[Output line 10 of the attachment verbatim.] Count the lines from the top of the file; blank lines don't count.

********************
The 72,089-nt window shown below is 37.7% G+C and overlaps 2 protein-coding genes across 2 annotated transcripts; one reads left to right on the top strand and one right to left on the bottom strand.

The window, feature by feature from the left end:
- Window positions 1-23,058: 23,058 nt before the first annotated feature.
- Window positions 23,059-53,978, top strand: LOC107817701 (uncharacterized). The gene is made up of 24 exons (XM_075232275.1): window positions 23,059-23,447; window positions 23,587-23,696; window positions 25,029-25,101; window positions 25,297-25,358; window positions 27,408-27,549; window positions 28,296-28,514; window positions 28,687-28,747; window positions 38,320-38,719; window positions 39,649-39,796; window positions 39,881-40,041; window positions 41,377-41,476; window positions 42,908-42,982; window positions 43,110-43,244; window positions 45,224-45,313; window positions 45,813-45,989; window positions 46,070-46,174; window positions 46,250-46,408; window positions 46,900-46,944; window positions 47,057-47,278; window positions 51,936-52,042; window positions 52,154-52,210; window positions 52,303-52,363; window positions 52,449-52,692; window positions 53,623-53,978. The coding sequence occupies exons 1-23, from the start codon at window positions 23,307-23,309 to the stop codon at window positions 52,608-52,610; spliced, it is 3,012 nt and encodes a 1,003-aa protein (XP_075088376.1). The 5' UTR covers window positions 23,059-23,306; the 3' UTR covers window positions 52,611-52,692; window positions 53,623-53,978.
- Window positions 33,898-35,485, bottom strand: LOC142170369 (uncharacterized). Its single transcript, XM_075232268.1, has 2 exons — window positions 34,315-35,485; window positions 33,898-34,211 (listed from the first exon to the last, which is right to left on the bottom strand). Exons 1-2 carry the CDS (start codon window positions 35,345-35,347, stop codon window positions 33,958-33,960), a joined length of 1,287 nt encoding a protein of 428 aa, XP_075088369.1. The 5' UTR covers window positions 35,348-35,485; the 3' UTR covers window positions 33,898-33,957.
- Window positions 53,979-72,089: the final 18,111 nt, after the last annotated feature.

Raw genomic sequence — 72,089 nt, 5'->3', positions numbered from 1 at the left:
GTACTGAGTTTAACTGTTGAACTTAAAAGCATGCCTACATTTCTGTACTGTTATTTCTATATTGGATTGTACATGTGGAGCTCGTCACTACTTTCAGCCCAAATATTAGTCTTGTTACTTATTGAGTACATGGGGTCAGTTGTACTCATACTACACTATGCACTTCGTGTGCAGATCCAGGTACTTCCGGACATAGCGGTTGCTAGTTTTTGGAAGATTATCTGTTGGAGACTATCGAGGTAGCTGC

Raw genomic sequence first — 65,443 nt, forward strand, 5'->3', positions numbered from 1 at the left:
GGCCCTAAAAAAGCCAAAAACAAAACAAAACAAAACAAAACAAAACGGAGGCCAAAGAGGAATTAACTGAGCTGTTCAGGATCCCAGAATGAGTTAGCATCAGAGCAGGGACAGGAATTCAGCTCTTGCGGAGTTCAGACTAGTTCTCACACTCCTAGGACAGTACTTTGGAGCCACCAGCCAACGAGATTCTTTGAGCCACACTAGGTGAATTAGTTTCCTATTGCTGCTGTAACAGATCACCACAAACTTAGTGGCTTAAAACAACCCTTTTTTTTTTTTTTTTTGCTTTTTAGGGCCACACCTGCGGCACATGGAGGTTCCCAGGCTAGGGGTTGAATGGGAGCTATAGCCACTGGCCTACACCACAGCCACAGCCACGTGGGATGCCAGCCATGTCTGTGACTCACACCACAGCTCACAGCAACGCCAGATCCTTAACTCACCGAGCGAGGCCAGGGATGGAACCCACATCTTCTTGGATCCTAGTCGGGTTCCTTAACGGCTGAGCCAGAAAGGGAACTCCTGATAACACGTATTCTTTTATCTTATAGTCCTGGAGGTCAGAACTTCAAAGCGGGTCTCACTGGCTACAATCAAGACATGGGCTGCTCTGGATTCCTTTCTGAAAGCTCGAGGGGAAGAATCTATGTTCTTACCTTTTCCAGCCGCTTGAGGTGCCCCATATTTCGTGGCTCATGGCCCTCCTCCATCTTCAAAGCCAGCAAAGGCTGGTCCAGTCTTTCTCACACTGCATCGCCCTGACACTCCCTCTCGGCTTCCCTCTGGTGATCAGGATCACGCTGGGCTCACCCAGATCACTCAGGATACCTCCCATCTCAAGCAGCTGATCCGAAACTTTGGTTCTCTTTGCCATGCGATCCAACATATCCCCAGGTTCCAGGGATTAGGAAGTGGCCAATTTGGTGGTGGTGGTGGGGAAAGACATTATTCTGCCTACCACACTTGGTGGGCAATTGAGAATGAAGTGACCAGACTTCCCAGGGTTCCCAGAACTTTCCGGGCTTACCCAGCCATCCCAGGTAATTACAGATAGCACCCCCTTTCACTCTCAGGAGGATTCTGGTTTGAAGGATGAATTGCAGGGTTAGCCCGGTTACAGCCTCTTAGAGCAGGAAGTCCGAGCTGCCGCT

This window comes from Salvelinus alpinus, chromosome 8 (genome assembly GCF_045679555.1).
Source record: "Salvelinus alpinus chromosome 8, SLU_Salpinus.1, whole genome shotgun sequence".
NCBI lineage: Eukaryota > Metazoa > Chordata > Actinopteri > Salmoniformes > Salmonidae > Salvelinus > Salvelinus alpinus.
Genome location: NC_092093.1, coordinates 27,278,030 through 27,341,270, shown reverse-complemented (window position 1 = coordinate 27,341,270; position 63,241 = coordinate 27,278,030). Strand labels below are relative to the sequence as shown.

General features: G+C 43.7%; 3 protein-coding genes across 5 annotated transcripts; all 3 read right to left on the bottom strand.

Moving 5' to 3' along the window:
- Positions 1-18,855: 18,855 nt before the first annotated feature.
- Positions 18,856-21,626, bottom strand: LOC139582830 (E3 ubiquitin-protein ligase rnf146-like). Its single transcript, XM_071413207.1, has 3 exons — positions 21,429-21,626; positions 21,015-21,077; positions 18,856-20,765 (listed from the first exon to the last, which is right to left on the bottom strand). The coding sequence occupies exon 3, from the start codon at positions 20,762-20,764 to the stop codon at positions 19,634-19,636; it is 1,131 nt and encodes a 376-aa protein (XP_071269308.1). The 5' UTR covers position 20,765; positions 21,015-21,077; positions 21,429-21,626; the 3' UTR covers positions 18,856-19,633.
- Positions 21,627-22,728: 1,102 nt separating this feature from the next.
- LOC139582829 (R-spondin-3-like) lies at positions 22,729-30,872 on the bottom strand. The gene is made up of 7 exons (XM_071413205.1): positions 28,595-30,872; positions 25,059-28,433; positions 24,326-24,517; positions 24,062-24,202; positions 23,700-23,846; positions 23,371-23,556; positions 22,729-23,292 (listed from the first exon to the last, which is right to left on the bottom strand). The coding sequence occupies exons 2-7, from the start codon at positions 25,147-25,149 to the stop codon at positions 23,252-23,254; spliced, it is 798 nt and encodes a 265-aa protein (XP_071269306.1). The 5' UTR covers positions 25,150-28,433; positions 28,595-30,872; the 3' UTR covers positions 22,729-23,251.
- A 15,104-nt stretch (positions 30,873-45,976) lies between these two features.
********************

GGCCCTAAAAAAGCCAAAAACAAAACAAAACAAAACAAAACAAAACGGAGGCCAAAGAGGAATTAACTGAGCTGTTCAGGATCCCAGAATGAGTTAGCATCAGAGCAGGGACAGGAATTCAGCTCTTGCGGAGTTCAGACTAGTTCTCACACTCCTAGGACAGTACTTTGGAGCCACCAGCCAACGAGATTCTTTGAGCCACACTAGGTGAATTAGTTTCCTATTGCTGCTGTAACAGATCACCACAAACTTAGTGGCTTAAAACAACCCTTTTTTTTTTTTTTTTTGCTTTTTAGGGCCACACCTGCGGCACATGGAGGTTCCCAGGCTAGGGGTTGAATGGGAGCTATAGCCACTGGCCTACACCACAGCCACAGCCACGTGGGATGCCAGCCATGTCTGTGACTCACACCACAGCTCACAGCAACGCCAGATCCTTAACTCACCGAGCGAGGCCAGGGATGGAACCCACATCTTCTTGGATCCTAGTCGGGTTCCTTAACGGCTGAGCCAGAAAGGGAACTCCTGATAACACGTATTCTTTTATCTTATAGTCCTGGAGGTCAGAACTTCAAAGCGGGTCTCACTGGCTACAATCAAGACATGGGCTGCTCTGGATTCCTTTCTGAAAGCTCGAGGGGAAGAATCTATGTTCTTACCTTTTCCAGCCGCTTGAGGTGCCCCATATTTCGTGGCTCATGGCCCTCCTCCATCTTCAAAGCCAGCAAAGGCTGGTCCAGTCTTTCTCACACTGCATCGCCCTGACACTCCCTCTCGGCTTCCCTCTGGTGATCAGGATCACGCTGGGCTCACCCAGATCACTCAGGATACCTCCCATCTCAAGCAGCTGATCCGAAACTTTGGTTCTCTTTGCCATGCGATCCAACATATCCCCAGGTTCCAGGGATTAGGAAGTGGCCAATTTGGTGGTGGTGGTGGGGAAAGACATTATTCTGCCTACCACACTTGGTGGGCAATTGAGAATGAAGTGACCAGACTTCCCAGGGTTCCCAGAACTTTCCGGGCTTACCCAGCCATCCCAGGTAATTACAGATAGCACCCCCTTTCACTCTCAGGAGGATTCTGGTTTGAAGGATGAATTGCAGGGTTAGCCCGGTTACAGCCTCTTAGAGCAGGAAGTCCGAGCTGCCGCT